Japanese lunch boxes and other things I've saved for reasons I've forgotten.
And I can't really get away, when Ji keeps knocking on my door.
She's the clever bitch who knows when I try to crawl out the window.
Pregnant and barefoot, she stands in the kitchen.
Full of the pauses in uncomfortable conversation.
So do you really think I could fit that ring on top of that stack?
Then we could call it the ring that broke me.
And Ji would still follow us. She knows the end is for sure.
Last night she came over, sat on my bed smoking a cigarette
While I listened to
Some miserable song fifteen times in a row.
"Structural change does not guarantee correct intellectual awakening,"
She said. "Is history determined by comprehensive understanding,
Or passion, bias, and other irrational forces?"*
I didn't answer. Ji knew the answer.
"You're an arrogant whore." I muttered and went back to reading
Today I looked around the room and wondered,
What can be saved and what can be thrown away?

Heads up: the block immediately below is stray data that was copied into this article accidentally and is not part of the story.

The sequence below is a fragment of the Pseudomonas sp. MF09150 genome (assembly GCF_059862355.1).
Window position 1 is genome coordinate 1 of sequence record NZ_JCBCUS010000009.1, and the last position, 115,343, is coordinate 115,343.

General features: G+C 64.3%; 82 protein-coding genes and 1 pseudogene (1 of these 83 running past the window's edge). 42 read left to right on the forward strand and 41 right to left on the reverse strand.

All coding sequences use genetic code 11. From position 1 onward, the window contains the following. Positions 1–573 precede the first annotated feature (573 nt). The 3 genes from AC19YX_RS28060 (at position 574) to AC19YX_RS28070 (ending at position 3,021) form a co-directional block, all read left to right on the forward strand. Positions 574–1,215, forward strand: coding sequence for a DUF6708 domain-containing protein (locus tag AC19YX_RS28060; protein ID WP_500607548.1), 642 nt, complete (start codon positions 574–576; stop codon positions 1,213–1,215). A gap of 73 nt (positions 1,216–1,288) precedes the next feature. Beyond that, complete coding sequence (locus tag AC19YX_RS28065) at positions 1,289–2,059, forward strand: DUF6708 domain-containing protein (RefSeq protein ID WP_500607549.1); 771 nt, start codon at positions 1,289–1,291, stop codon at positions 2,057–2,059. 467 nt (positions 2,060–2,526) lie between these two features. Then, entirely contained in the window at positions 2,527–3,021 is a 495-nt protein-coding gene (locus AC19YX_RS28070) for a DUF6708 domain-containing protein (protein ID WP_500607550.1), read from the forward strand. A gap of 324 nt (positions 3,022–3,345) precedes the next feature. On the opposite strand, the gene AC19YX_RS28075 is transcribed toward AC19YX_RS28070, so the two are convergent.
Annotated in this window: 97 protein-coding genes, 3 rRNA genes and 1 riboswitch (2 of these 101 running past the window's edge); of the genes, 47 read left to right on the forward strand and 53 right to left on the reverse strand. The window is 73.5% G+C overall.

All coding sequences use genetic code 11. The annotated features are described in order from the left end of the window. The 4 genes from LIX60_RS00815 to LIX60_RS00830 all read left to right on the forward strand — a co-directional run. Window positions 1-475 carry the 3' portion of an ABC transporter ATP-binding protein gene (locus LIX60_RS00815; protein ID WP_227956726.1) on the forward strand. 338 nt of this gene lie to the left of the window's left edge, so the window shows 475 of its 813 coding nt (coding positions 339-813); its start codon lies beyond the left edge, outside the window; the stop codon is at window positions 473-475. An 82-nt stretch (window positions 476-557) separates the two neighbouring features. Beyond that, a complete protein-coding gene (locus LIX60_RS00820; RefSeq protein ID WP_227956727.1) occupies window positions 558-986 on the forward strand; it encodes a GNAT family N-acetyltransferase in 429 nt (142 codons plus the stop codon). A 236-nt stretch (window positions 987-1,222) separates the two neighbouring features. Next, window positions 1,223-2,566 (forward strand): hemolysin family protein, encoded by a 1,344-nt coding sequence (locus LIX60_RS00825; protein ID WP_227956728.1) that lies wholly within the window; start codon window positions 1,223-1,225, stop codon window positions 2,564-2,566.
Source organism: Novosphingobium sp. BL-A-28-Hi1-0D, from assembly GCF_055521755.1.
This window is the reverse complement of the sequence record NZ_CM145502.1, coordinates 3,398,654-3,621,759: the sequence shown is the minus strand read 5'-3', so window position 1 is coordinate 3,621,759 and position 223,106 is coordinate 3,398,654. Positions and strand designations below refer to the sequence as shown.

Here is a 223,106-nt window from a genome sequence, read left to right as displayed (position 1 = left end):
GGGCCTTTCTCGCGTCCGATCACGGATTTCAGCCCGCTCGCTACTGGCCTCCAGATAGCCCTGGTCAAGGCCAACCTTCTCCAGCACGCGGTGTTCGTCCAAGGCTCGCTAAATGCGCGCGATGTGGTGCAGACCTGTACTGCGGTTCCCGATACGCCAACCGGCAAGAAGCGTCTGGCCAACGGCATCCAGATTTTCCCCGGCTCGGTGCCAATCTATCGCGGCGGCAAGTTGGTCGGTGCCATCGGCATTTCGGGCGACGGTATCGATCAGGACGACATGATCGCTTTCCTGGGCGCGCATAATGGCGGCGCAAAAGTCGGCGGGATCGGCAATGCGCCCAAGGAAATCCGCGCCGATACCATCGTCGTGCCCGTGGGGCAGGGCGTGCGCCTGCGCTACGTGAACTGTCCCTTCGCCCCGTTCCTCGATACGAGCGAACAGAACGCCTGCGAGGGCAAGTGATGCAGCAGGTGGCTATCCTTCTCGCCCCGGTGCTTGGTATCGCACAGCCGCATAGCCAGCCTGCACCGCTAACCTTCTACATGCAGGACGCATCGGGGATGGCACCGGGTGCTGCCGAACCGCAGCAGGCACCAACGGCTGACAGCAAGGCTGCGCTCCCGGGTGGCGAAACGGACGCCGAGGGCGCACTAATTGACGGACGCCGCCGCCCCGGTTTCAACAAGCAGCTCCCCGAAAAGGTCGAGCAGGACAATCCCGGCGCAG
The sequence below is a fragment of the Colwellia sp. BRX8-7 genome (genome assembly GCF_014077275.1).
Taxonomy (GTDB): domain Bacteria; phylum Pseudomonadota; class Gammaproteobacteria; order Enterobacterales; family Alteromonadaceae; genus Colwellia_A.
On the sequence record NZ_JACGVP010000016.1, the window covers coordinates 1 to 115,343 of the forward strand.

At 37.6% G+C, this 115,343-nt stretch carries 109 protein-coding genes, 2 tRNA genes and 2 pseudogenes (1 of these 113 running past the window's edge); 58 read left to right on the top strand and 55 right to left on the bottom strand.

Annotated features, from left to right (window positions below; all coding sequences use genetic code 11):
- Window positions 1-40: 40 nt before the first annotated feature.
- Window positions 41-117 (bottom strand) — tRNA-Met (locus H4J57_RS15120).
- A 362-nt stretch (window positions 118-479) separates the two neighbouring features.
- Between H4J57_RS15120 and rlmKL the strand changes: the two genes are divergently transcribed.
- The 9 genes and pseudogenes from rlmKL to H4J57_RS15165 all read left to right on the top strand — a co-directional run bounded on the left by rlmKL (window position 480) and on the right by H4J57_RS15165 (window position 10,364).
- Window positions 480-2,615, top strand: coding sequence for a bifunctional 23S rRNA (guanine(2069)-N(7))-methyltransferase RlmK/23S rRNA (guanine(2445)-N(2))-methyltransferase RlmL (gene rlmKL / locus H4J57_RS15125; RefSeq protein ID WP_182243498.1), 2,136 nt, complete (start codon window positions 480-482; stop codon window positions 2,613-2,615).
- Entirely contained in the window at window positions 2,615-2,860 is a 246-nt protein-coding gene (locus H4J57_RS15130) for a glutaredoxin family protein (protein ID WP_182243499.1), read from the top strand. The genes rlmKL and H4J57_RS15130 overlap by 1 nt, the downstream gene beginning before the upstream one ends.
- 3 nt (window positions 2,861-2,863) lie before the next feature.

Why do I need to think that at all?
Because when Ji shows up later,
I'll tell her I can be reasonable.
She'll probably just laugh.
But, I'll say, there's the box with the button I found on the floor of my basement inside.
Not Safe, Sad
I finally wrote that letter today.
I've started planning the next day every night.
I'm walking through parking lots while folding my clothes.
I wanted to tell you how I almost fell,
Watching a crane swing concrete next to my friend's house.
And how the house was dark and quiet when I got home and
Was washing my face in the dirty mirror.
And how my feet still stick to the floor.
I started to write this on scraps of paper
That mysteriously have disappeared, like cameras and penny jars.
I've forgotten my original reason for writing.
But I did want to tell you that I am safe, not sad
That silence and I are getting along fine
That I am trying to sleep more so I will feel better
And when I'm not sleeping, silence walks with me in the morning and between classes
But she won't help with the dishes.
I hope that you too are safe and not sad
And will call me tomorrow to tell me about your day
And how you saw me walking up the street
When you were eating lunch.
You were going to say hello but your mouth was full.
And it looked like silence had my attention anyway.
The waiting, in silence. I sat next to Jeremy on the steps leading to the third floor, wrapped in a blanket. The officer, David1, sat in Jeremy's chair, between the doors to Jeremy and Logan's rooms. John sat on a chair under the phone, Ty on the floor.